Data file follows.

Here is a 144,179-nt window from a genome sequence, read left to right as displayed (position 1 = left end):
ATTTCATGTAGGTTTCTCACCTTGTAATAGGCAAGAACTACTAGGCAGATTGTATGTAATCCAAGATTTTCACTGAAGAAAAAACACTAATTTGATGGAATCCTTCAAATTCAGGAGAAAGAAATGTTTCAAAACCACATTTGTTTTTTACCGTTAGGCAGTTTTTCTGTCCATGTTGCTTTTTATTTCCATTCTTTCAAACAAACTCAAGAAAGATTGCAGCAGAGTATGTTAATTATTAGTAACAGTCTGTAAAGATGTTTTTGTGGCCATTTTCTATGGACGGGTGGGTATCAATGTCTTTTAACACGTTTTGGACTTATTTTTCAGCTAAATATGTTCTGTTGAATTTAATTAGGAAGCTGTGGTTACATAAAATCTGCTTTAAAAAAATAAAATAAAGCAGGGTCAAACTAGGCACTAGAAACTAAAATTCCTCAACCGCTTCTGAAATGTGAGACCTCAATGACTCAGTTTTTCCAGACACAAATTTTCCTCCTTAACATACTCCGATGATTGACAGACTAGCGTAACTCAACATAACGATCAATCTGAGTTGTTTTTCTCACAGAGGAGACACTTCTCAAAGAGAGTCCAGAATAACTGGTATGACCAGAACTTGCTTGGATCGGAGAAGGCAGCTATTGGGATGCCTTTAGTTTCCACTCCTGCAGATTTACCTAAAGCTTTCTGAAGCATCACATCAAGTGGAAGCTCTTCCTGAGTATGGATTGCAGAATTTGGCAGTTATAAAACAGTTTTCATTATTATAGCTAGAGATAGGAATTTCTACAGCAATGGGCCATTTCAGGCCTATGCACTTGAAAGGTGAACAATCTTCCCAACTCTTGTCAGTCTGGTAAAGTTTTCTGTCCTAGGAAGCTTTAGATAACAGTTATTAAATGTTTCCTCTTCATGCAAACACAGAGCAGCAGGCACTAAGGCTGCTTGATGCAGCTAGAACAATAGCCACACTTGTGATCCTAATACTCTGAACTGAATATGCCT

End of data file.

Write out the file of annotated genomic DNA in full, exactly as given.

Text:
Here is a 144,179-nt window from a genome sequence, read left to right as displayed (position 1 = left end):
ATTTCATGTAGGTTTCTCACCTTGTAATAGGCAAGAACTACTAGGCAGATTGTATGTAATCCAAGATTTTCACTGAAGAAAAAACACTAATTTGATGGAATCCTTCAAATTCAGGAGAAAGAAATGTTTCAAAACCACATTTGTTTTTTACCGTTAGGCAGTTTTTCTGTCCATGTTGCTTTTTATTTCCATTCTTTCAAACAAACTCAAGAAAGATTGCAGCAGAGTATGTTAATTATTAGTAACAGTCTGTAAAGATGTTTTTGTGGCCATTTTCTATGGACGGGTGGGTATCAATGTCTTTTAACACGTTTTGGACTTATTTTTCAGCTAAATATGTTCTGTTGAATTTAATTAGGAAGCTGTGGTTACATAAAATCTGCTTTAAAAAAATAAAATAAAGCAGGGTCAAACTAGGCACTAGAAACTAAAATTCCTCAACCGCTTCTGAAATGTGAGACCTCAATGACTCAGTTTTTCCAGACACAAATTTTCCTCCTTAACATACTCCGATGATTGACAGACTAGCGTAACTCAACATAACGATCAATCTGAGTTGTTTTTCTCACAGAGGAGACACTTCTCAAAGAGAGTCCAGAATAACTGGTATGACCAGAACTTGCTTGGATCGGAGAAGGCAGCTATTGGGATGCCTTTAGTTTCCACTCCTGCAGATTTACCTAAAGCTTTCTGAAGCATCACATCAAGTGGAAGCTCTTCCTGAGTATGGATTGCAGAATTTGGCAGTTATAAAACAGTTTTCATTATTATAGCTAGAGATAGGAATTTCTACAGCAATGGGCCATTTCAGGCCTATGCACTTGAAAGGTGAACAATCTTCCCAACTCTTGTCAGTCTGGTAAAGTTTTCTGTCCTAGGAAGCTTTAGATAACAGTTATTAAATGTTTCCTCTTCATGCAAACACAGAGCAGCAGGCACTAAGGCTGCTTGATGCAGCTAGAACAATAGCCACACTTGTGATCCTAATACTCTGAACTGAATATGCCT